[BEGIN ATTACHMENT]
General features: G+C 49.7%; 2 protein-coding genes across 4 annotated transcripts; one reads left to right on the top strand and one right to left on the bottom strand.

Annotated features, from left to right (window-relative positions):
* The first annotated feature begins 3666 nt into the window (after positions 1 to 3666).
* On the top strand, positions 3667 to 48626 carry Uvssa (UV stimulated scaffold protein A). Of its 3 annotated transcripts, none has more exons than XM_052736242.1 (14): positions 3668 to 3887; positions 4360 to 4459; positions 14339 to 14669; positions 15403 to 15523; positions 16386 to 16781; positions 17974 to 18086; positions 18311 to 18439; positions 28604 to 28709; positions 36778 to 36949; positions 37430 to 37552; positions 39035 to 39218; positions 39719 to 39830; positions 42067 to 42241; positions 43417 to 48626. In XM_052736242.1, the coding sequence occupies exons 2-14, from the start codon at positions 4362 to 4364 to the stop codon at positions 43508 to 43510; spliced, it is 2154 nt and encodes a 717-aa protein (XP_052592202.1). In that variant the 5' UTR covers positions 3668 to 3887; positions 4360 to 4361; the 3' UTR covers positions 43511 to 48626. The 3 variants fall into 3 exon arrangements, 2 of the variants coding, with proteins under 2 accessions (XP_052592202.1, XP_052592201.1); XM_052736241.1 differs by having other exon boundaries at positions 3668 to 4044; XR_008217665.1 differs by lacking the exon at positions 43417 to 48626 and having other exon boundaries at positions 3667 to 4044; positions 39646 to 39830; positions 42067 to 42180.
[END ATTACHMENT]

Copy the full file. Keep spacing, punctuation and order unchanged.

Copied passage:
General features: G+C 49.7%; 2 protein-coding genes across 4 annotated transcripts; one reads left to right on the top strand and one right to left on the bottom strand.

Annotated features, from left to right (window-relative positions):
* The first annotated feature begins 3666 nt into the window (after positions 1 to 3666).
* On the top strand, positions 3667 to 48626 carry Uvssa (UV stimulated scaffold protein A). Of its 3 annotated transcripts, none has more exons than XM_052736242.1 (14): positions 3668 to 3887; positions 4360 to 4459; positions 14339 to 14669; positions 15403 to 15523; positions 16386 to 16781; positions 17974 to 18086; positions 18311 to 18439; positions 28604 to 28709; positions 36778 to 36949; positions 37430 to 37552; positions 39035 to 39218; positions 39719 to 39830; positions 42067 to 42241; positions 43417 to 48626. In XM_052736242.1, the coding sequence occupies exons 2-14, from the start codon at positions 4362 to 4364 to the stop codon at positions 43508 to 43510; spliced, it is 2154 nt and encodes a 717-aa protein (XP_052592202.1). In that variant the 5' UTR covers positions 3668 to 3887; positions 4360 to 4361; the 3' UTR covers positions 43511 to 48626. The 3 variants fall into 3 exon arrangements, 2 of the variants coding, with proteins under 2 accessions (XP_052592202.1, XP_052592201.1); XM_052736241.1 differs by having other exon boundaries at positions 3668 to 4044; XR_008217665.1 differs by lacking the exon at positions 43417 to 48626 and having other exon boundaries at positions 3667 to 4044; positions 39646 to 39830; positions 42067 to 42180.